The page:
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Windows XP "Access denied" svn_io_rename

From: James Van Artsdalen <james_at_jrv.org>
Date: 2003-10-27 18:16:50 CET

The patch that the FAQ points to does 100 iterations with a one
millisecond sleep in each iteration. The sleep should be sufficient
to yield the CPU to the process holding the file open so that it will
finishing whatever it's doing and close the file.

I would rather see the loop bounded by time - say five seconds -
rather than a fixed number of iterations.

Note that a bound is needed since the file may never become available.
The simplest way for anti-virus software to sequester a file is to
not close the file.

The issue isn't atomicity but rather the Win32 API guarantee that a
file cannot be renamed or deleted while open.

One alternate solution would be to call the underlying NT API
directly, which can rename and delete open files. This does no good
for Win9x and would require use of many undocumented OS calls, but it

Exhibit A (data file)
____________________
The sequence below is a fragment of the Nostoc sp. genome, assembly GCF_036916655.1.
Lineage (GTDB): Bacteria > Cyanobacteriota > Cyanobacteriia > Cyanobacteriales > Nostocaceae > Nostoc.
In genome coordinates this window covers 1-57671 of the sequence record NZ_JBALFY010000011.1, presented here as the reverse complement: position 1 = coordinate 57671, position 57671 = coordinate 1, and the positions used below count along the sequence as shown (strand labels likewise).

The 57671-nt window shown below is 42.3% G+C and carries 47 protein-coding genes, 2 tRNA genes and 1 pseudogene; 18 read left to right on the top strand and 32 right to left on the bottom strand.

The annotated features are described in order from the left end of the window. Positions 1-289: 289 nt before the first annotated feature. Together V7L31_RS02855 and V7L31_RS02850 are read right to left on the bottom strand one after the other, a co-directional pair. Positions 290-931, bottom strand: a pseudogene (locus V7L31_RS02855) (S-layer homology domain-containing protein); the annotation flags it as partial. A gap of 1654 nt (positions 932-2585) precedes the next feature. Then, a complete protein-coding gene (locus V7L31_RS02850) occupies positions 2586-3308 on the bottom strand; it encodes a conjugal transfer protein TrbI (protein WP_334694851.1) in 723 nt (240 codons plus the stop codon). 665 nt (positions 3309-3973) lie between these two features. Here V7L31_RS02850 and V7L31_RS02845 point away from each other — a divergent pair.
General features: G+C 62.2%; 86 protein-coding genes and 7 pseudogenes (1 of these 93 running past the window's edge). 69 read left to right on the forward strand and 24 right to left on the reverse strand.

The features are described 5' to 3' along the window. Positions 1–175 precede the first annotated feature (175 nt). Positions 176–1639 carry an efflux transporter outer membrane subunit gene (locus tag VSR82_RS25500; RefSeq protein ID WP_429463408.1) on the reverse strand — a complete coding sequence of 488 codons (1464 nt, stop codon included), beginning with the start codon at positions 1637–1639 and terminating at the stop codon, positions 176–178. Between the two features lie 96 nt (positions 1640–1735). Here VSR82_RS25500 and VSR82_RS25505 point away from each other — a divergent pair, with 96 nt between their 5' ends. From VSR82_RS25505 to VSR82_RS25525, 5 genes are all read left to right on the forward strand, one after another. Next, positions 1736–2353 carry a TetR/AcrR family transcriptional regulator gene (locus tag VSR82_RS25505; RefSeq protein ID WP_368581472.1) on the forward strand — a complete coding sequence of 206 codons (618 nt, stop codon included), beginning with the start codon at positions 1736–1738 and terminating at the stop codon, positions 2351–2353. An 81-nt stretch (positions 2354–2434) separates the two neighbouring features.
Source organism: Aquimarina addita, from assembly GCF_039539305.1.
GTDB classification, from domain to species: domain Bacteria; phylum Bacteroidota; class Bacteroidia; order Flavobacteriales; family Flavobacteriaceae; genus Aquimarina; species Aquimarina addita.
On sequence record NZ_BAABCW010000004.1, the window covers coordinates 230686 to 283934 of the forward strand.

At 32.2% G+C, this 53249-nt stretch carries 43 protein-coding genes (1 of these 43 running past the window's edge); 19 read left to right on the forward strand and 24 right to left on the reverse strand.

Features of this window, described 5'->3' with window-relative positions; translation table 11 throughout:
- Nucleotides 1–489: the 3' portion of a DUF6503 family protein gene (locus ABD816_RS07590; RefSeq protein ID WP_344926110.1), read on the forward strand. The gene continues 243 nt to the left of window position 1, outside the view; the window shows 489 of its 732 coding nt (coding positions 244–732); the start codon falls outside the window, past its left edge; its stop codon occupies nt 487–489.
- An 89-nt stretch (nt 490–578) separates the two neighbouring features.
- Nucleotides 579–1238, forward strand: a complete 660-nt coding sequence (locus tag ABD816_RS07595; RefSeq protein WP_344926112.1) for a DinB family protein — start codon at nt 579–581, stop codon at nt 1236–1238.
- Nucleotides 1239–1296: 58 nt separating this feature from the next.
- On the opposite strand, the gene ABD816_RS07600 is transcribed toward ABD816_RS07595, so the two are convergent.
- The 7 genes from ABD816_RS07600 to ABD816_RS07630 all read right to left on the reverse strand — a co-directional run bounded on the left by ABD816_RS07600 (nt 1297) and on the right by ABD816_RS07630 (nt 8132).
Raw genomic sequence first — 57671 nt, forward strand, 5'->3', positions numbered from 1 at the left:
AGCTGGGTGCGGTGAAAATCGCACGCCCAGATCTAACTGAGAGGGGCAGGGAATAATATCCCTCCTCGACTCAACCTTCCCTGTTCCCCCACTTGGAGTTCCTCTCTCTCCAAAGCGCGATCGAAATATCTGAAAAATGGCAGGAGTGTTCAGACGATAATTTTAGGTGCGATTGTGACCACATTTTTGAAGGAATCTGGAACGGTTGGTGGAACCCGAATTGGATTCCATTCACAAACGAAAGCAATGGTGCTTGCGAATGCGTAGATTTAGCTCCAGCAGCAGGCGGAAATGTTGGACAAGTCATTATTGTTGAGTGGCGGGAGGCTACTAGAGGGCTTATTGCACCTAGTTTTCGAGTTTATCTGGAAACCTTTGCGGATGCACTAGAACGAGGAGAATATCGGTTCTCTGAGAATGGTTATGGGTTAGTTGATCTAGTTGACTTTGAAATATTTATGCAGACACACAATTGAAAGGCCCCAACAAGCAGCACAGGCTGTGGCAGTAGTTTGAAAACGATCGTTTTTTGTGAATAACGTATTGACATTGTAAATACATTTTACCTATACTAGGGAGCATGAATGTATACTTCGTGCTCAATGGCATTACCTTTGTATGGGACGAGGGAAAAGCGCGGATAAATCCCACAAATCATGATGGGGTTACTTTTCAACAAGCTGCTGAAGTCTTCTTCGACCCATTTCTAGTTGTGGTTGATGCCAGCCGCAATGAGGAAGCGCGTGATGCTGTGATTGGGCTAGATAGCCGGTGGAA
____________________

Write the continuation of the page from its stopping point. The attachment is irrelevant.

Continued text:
would allow the write-temp-rename-permanent method SVN uses.

A more realistic alternative, if rename retries do not work, is to
change write methodology to a rename of the permanent name to a .BAK
and then writing the new data directly to the permanent name.

Date: Sun, 26 Oct 2003 16:07:55 -0600
From: Luke Blanshard <luke@blanshard.us>

D.J. Heap wrote:

> ... With our AV software, the loop patch is the only way we can finish
> any non-trivial checkout or update -- it has even failed on incredibly
> trivial updates. I've recently upped the loop to 10,000 because on
> some machines under stress (a build is going and they do an update or
> checkout on another project) we still (rarely) experienced the problem
> on 100 and 1,000 count loops. Lovely. ...

Just out of curiosity, have you tried an exponential back-off, or are
you just blindly looping as fast as possible? Given that at least part
of the problem is contention with other processes, waiting before
retrying will probably give you better results.

It is of course a pity that Windows doesn't share Unix's approach to
atomicity in the filesystem. But it is still a fact. There is no way
to make this kind of algorithm perfect on Windows. In my experience,
some kind of retrying is an absolute necessity. As ugly as it of course is.


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Received on Mon Oct 27 18:27:25 2003

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